Conservation Priorities

Conservation Priorities


In addition to our comprehensive Conservation Programs, The Florida Aquarium has prioritized several critical conservation areas of focus that align well with our expertise and advance our Mission.  Activities often include public engagement, community service, and environmental stewardship and are aligned across different departments as exemplified below.  Want to join us in these efforts? Click here to participate in conservation events. 


Because many animals now need to live in some level of protected care ranging from large reserves, National Parks, and Marine Sanctuaries to accredited aquariums and zoos,  understanding and meeting their health, welfare and population needs is of utmost importance.  Our Animal Care and Health department support the needs of animals both in our care and elsewhere including sending medical supplies to support the care of thousands of radiated tortoises seized from wildlife traffickers in Madagascar and sending staff and medical supplies to South Africa to assist with African penguin rescues;  our Learning department leads numerous sustainable population programs including Seafood Watch; and our Development department also raises funds to support wildlife in crisis situations including Australian wildfire animal rehabilitation efforts.



Because many terrestrial and aquatic habitats have been diminished or even destroyed, restoration efforts are required if we are to restore a functional abundance and distribution of species. Our Volunteer and Events department have planted numerous pollinator gardens at our CFC campus and are opening a public butterfly garden at our main campus; Our Horticulture department is working to restore the Aquarium’s spoil island, Fantasy Island, and is involved with mangrove restoration projects; and our Learning department leads a Scouts Growing Seedlings Program to help scouts earn badges for learning about the importance of mangrove habitats and growing seedlings that will be used for future mangrove restoration projects.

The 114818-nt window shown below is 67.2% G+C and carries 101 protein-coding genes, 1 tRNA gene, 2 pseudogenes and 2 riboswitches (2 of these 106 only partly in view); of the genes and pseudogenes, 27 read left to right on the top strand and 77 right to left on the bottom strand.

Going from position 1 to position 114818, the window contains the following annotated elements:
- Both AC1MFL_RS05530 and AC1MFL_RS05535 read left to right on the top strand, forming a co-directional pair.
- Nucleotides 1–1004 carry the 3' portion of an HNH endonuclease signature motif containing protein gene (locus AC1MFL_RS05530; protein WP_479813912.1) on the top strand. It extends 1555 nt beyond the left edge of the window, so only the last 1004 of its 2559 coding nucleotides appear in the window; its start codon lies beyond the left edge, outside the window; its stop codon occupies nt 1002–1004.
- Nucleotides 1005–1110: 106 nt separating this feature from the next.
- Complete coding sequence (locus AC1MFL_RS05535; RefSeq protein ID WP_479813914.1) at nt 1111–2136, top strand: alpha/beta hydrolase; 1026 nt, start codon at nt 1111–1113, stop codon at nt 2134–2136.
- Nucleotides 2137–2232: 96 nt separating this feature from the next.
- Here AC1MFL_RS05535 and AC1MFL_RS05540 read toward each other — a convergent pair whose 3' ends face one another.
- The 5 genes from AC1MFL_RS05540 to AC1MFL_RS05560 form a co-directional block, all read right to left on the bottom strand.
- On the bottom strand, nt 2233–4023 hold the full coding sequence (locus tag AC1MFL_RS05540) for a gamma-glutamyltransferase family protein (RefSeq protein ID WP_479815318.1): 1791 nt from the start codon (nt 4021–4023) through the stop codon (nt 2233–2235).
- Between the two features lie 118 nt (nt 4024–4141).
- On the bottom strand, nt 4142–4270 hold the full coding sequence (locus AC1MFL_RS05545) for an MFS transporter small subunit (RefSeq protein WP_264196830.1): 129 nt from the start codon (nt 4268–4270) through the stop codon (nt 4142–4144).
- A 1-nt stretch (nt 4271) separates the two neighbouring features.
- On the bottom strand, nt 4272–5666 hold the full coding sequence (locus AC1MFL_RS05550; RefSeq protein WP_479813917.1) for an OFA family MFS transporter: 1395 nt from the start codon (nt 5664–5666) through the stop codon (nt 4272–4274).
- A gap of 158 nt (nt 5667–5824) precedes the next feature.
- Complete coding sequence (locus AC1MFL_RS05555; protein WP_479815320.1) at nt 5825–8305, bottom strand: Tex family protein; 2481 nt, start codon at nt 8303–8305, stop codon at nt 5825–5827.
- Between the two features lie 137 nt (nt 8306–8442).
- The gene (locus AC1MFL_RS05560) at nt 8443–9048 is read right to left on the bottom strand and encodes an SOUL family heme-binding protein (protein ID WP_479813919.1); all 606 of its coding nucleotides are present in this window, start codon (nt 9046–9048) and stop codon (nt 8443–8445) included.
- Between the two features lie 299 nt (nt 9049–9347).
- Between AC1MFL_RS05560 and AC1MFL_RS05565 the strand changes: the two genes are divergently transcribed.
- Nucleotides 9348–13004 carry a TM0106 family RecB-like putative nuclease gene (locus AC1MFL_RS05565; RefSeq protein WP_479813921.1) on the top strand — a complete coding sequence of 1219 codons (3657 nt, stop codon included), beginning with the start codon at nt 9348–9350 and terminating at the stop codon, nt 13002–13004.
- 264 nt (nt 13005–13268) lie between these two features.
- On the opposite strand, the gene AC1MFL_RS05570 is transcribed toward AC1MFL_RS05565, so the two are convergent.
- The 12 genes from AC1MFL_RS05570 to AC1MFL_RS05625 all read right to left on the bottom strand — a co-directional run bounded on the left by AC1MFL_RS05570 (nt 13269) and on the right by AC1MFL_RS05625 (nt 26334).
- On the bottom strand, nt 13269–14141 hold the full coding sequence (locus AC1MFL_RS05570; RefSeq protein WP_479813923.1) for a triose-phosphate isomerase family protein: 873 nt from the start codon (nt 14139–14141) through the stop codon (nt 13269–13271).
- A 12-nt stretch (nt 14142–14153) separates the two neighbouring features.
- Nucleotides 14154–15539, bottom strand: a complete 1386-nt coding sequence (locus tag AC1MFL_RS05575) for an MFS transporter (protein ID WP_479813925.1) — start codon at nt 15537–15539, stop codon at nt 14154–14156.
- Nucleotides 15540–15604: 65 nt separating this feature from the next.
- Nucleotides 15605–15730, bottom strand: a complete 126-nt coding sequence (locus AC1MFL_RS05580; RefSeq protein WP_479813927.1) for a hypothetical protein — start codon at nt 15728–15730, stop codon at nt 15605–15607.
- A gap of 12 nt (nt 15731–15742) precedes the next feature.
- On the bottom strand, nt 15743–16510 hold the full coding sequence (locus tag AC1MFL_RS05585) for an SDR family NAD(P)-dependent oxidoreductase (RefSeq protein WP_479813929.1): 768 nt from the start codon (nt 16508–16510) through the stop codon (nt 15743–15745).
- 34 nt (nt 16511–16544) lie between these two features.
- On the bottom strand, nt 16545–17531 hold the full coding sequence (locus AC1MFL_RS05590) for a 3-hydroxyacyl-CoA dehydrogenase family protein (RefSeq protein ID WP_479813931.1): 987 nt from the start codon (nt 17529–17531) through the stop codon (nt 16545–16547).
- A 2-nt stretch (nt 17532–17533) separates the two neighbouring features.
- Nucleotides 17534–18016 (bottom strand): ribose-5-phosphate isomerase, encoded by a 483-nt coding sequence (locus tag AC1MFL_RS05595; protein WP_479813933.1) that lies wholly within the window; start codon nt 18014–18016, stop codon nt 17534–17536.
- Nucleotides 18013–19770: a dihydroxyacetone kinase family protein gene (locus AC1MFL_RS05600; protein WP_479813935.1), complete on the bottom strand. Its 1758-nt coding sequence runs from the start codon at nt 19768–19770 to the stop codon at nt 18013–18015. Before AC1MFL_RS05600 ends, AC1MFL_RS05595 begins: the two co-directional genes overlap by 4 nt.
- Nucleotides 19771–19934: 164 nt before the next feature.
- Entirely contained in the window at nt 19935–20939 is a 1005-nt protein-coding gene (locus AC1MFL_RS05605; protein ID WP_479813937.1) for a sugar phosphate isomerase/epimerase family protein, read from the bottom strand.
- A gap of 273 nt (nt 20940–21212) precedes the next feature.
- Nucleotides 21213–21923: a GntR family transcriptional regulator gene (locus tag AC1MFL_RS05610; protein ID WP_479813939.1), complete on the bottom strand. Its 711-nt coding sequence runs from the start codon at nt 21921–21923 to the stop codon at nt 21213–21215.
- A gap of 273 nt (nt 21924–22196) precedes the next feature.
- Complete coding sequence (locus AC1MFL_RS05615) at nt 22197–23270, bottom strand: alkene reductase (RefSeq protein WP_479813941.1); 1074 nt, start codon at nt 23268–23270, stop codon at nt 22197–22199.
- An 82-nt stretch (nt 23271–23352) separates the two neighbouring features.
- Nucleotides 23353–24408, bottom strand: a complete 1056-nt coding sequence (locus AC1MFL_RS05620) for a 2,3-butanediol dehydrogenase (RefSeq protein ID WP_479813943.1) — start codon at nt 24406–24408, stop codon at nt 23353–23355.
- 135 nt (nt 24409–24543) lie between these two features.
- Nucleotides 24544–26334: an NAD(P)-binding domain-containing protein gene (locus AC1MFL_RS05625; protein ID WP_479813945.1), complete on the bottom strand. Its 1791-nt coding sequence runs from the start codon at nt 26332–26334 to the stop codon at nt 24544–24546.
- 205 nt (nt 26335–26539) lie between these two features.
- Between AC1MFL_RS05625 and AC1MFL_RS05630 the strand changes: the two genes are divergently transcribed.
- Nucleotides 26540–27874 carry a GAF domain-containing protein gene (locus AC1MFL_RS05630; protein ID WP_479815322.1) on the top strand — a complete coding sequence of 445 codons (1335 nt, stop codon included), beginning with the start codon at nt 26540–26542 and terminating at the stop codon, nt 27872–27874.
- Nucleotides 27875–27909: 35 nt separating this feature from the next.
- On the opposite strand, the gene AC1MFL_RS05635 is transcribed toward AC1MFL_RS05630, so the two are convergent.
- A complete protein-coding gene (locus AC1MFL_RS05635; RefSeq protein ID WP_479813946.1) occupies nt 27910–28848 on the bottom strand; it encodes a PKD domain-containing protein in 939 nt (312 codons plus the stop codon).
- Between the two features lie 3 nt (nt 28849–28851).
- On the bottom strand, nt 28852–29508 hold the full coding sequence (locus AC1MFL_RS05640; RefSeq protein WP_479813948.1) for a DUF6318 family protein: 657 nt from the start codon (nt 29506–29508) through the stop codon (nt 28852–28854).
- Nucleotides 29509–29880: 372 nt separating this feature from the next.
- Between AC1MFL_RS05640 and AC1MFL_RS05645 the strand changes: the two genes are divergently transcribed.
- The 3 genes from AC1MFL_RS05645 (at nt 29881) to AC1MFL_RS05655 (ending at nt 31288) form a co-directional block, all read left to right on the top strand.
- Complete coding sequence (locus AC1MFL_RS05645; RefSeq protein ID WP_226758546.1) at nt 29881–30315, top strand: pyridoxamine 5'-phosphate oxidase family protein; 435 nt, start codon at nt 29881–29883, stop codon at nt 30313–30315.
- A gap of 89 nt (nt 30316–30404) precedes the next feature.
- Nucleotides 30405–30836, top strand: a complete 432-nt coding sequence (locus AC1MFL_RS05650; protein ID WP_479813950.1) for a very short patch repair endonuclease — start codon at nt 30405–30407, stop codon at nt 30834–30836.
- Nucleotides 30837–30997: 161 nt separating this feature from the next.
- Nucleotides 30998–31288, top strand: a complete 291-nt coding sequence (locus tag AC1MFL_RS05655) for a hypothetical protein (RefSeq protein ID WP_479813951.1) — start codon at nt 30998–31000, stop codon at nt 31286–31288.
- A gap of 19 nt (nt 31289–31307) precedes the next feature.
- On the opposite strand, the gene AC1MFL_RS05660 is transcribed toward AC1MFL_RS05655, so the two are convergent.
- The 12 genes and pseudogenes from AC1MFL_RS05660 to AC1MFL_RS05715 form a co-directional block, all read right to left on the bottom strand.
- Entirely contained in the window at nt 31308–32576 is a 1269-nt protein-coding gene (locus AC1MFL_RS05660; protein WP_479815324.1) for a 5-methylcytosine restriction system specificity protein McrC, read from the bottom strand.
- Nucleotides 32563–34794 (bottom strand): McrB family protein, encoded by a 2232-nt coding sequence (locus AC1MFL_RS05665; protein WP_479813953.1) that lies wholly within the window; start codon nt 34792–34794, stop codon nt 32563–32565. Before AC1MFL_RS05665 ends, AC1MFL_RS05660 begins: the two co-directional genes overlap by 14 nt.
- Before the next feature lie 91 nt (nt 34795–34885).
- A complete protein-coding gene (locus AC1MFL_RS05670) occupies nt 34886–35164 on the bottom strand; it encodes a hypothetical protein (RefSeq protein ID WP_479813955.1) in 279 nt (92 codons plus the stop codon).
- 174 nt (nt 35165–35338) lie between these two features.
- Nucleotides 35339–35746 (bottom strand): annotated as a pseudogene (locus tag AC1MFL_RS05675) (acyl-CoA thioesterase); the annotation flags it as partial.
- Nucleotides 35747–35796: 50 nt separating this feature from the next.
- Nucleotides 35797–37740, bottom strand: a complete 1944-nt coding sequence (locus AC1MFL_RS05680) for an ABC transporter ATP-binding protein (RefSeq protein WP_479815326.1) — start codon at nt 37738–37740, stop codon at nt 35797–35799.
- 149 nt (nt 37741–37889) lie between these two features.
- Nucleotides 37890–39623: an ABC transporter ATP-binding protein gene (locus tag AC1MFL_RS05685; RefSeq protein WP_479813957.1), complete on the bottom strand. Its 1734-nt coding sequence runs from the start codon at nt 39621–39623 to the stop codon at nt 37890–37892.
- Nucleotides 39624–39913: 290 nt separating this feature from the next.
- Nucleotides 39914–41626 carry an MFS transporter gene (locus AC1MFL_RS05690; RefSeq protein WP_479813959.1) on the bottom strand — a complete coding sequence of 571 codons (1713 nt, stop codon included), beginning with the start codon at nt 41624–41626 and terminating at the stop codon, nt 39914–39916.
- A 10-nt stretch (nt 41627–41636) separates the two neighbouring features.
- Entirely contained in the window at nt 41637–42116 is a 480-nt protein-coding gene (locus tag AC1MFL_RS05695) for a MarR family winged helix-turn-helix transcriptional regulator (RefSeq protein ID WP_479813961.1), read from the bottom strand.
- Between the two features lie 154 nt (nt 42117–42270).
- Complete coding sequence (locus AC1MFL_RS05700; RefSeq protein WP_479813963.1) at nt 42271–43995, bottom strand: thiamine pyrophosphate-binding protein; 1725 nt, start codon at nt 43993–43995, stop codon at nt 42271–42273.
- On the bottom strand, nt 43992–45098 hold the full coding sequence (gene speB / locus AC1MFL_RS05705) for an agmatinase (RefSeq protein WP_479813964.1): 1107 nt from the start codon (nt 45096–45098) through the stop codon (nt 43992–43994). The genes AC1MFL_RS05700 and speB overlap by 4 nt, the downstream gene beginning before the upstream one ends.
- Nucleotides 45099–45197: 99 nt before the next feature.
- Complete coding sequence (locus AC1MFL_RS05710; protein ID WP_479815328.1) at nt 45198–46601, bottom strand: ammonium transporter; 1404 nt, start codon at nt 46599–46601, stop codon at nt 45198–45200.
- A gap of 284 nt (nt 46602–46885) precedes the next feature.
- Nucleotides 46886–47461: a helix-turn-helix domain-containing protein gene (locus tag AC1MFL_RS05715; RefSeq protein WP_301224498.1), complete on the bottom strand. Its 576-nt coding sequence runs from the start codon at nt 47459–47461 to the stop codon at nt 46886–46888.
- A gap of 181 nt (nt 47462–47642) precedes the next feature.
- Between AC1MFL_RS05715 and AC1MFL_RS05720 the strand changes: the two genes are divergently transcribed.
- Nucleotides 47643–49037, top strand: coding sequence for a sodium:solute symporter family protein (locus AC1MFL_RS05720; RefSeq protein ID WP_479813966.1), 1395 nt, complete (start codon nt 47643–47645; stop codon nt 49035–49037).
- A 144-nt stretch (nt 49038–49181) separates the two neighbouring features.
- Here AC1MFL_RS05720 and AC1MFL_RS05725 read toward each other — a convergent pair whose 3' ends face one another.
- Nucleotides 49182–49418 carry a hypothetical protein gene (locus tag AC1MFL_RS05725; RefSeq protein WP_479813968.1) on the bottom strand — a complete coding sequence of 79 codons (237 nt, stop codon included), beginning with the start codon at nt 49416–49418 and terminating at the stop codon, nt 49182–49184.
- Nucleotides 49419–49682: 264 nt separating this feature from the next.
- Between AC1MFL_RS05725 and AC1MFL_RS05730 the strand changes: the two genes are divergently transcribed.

Reduction of Single-Use Plastics Reaching Waterways 

Because plastic waste is harming wildlife and wild places at record levels, the consumption of single-use plastics and flow of plastics reaching our waterways must be significantly reduced.  Our Learning and Marketing departments managed a successful Skip the Straw Campaign with visitors and local business and is expanding their focus to make a greater impact; our Marketing department manage a Bead-Free Bay Campaign as part of Tampa’s annual Gasparilla Pirate Festival and after the event, our Dive Operations  department collects tons of beads strewn into the waterways; And our Volunteer and Events department organizes many community and beach clean-up events annually.

Sustainable Business and Operational Practices

Because much of the world’s business and operational practices unnecessarily contribute to environmentally damaging outcomes, organizations need to adjust their practices, products, and activities to mitigate these impacts as much as possible.   Our Engineering and Facilities departments installed carpeting made of recycled fishing line in our event spaces and galleries and are installing a massive TECO Solar Pavilion that will offset our energy usage; our Sales Department sells an impressive line of items made from recycled plastic bottles; and our Business Operations department recently renegotiated our beverage contract so that we will no longer receive or sell plastic beverage bottles.